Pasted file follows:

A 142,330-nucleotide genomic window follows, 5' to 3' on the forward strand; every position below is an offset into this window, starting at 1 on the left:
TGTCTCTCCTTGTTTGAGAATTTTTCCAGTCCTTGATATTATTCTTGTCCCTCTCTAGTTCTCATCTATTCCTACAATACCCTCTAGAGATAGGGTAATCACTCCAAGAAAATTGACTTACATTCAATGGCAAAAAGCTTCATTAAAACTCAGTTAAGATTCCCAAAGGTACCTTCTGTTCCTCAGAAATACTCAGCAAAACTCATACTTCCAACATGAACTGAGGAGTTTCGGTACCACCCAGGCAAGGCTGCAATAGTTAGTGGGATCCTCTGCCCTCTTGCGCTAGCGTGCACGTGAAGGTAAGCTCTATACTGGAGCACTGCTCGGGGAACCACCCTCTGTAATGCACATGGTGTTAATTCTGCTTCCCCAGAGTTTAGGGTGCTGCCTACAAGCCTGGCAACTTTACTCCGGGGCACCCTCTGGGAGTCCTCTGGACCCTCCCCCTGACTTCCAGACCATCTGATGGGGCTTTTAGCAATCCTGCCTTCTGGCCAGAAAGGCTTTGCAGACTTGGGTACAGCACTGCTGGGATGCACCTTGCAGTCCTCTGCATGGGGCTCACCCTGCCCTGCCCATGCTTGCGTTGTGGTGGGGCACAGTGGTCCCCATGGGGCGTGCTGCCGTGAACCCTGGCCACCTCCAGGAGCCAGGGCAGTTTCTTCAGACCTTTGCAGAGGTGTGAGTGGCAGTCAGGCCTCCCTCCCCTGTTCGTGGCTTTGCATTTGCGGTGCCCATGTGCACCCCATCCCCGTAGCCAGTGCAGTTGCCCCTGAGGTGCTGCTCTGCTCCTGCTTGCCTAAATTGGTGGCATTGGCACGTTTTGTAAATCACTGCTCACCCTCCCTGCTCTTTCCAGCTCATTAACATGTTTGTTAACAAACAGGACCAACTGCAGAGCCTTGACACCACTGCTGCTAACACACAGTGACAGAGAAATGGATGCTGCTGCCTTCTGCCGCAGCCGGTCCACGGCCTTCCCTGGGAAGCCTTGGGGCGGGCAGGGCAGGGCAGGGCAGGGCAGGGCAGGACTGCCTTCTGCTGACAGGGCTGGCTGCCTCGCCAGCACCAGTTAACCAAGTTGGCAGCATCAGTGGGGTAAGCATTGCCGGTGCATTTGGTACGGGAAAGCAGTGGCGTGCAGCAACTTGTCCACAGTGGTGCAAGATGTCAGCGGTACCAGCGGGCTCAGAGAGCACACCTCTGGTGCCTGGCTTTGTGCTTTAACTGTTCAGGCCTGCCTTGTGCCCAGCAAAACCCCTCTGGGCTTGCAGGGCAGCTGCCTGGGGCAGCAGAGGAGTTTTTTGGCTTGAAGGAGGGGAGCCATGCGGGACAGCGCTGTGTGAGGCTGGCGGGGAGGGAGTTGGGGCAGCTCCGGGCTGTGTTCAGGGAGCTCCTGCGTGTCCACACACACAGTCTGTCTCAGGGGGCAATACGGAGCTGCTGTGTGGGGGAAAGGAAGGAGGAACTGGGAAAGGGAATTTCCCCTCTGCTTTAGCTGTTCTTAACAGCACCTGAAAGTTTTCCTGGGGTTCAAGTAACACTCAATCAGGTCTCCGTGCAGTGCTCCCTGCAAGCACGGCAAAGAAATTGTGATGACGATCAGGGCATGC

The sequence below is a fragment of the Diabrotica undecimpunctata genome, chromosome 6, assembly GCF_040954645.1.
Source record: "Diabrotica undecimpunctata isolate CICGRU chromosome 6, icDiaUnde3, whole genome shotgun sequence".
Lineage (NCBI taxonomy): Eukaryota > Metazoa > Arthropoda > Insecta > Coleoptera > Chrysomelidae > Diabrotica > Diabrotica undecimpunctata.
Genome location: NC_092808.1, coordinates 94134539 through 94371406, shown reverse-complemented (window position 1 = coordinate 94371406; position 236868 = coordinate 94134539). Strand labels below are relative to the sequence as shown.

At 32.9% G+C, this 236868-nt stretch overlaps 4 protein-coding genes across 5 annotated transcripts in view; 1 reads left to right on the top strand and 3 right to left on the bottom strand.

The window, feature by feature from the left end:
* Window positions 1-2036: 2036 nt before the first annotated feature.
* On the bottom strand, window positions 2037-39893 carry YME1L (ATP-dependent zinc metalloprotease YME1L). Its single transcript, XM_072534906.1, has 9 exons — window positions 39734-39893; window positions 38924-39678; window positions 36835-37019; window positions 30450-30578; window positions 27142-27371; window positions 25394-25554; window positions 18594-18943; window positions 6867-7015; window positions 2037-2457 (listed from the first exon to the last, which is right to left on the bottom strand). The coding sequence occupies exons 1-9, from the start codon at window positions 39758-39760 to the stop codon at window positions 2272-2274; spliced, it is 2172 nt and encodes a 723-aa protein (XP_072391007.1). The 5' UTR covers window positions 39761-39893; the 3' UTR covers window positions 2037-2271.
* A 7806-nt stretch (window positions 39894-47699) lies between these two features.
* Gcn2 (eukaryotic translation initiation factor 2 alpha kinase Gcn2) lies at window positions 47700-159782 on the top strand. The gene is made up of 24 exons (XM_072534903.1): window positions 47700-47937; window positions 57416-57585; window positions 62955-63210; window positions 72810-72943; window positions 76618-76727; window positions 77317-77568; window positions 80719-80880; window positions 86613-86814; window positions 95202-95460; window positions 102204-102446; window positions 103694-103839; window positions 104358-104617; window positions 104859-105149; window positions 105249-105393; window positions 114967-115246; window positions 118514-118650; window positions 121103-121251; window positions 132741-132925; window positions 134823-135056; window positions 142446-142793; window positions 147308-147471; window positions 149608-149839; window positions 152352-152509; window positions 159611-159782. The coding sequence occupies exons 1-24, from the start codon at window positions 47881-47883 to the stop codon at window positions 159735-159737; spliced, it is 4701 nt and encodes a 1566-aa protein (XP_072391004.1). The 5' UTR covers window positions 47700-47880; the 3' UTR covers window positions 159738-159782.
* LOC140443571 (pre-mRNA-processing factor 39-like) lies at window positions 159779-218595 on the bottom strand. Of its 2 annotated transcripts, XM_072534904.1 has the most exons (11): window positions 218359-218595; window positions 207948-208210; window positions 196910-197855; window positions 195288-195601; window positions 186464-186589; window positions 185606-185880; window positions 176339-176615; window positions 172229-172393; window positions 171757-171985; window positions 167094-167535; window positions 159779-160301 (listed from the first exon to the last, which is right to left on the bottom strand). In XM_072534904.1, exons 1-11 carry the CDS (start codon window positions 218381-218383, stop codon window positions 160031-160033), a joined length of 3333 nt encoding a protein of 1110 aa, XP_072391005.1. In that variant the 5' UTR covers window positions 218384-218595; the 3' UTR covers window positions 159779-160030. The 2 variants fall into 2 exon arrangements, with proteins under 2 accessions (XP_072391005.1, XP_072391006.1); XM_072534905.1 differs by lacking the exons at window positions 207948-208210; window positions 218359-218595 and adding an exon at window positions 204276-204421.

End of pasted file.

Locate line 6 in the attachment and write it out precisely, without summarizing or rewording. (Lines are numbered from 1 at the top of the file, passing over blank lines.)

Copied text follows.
Genome location: NC_092808.1, coordinates 94134539 through 94371406, shown reverse-complemented (window position 1 = coordinate 94371406; position 236868 = coordinate 94134539). Strand labels below are relative to the sequence as shown.